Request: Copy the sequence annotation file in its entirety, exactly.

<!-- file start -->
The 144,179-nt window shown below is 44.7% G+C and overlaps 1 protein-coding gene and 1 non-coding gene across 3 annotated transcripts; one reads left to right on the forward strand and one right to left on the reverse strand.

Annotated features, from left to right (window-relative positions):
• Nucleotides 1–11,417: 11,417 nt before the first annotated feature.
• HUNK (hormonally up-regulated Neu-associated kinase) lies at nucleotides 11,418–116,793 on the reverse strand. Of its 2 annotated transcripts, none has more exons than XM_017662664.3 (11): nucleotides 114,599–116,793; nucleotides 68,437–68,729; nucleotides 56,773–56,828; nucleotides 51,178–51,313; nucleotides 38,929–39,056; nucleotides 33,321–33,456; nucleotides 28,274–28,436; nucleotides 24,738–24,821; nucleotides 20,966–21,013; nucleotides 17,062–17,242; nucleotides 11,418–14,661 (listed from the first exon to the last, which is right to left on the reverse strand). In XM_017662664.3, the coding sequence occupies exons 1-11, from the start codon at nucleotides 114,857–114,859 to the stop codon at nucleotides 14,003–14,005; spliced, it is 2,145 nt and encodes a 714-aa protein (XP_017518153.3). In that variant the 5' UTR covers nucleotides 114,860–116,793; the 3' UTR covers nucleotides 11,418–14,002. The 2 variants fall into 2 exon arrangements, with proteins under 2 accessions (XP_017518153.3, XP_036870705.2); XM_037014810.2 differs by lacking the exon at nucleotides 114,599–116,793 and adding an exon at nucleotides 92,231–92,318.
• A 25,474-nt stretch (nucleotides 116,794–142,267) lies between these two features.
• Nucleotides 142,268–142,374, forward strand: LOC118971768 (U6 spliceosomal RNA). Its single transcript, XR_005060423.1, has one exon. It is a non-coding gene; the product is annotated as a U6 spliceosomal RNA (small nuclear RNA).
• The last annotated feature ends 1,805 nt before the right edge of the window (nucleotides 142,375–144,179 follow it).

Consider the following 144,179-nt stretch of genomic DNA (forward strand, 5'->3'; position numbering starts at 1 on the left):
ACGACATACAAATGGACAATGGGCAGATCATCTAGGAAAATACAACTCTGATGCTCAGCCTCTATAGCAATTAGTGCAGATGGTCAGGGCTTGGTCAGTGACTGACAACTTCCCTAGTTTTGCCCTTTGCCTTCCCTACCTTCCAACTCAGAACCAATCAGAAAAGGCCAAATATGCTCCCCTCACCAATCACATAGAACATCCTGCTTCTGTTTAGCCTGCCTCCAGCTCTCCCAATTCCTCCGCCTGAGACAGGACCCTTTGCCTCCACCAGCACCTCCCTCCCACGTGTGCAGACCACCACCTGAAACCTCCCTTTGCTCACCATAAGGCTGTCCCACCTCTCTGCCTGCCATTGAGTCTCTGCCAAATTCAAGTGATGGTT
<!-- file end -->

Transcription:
The 144,179-nt window shown below is 44.7% G+C and overlaps 1 protein-coding gene and 1 non-coding gene across 3 annotated transcripts; one reads left to right on the forward strand and one right to left on the reverse strand.

Annotated features, from left to right (window-relative positions):
• Nucleotides 1–11,417: 11,417 nt before the first annotated feature.
• HUNK (hormonally up-regulated Neu-associated kinase) lies at nucleotides 11,418–116,793 on the reverse strand. Of its 2 annotated transcripts, none has more exons than XM_017662664.3 (11): nucleotides 114,599–116,793; nucleotides 68,437–68,729; nucleotides 56,773–56,828; nucleotides 51,178–51,313; nucleotides 38,929–39,056; nucleotides 33,321–33,456; nucleotides 28,274–28,436; nucleotides 24,738–24,821; nucleotides 20,966–21,013; nucleotides 17,062–17,242; nucleotides 11,418–14,661 (listed from the first exon to the last, which is right to left on the reverse strand). In XM_017662664.3, the coding sequence occupies exons 1-11, from the start codon at nucleotides 114,857–114,859 to the stop codon at nucleotides 14,003–14,005; spliced, it is 2,145 nt and encodes a 714-aa protein (XP_017518153.3). In that variant the 5' UTR covers nucleotides 114,860–116,793; the 3' UTR covers nucleotides 11,418–14,002. The 2 variants fall into 2 exon arrangements, with proteins under 2 accessions (XP_017518153.3, XP_036870705.2); XM_037014810.2 differs by lacking the exon at nucleotides 114,599–116,793 and adding an exon at nucleotides 92,231–92,318.
• A 25,474-nt stretch (nucleotides 116,794–142,267) lies between these two features.
• Nucleotides 142,268–142,374, forward strand: LOC118971768 (U6 spliceosomal RNA). Its single transcript, XR_005060423.1, has one exon. It is a non-coding gene; the product is annotated as a U6 spliceosomal RNA (small nuclear RNA).
• The last annotated feature ends 1,805 nt before the right edge of the window (nucleotides 142,375–144,179 follow it).

Consider the following 144,179-nt stretch of genomic DNA (forward strand, 5'->3'; position numbering starts at 1 on the left):
ACGACATACAAATGGACAATGGGCAGATCATCTAGGAAAATACAACTCTGATGCTCAGCCTCTATAGCAATTAGTGCAGATGGTCAGGGCTTGGTCAGTGACTGACAACTTCCCTAGTTTTGCCCTTTGCCTTCCCTACCTTCCAACTCAGAACCAATCAGAAAAGGCCAAATATGCTCCCCTCACCAATCACATAGAACATCCTGCTTCTGTTTAGCCTGCCTCCAGCTCTCCCAATTCCTCCGCCTGAGACAGGACCCTTTGCCTCCACCAGCACCTCCCTCCCACGTGTGCAGACCACCACCTGAAACCTCCCTTTGCTCACCATAAGGCTGTCCCACCTCTCTGCCTGCCATTGAGTCTCTGCCAAATTCAAGTGATGGTT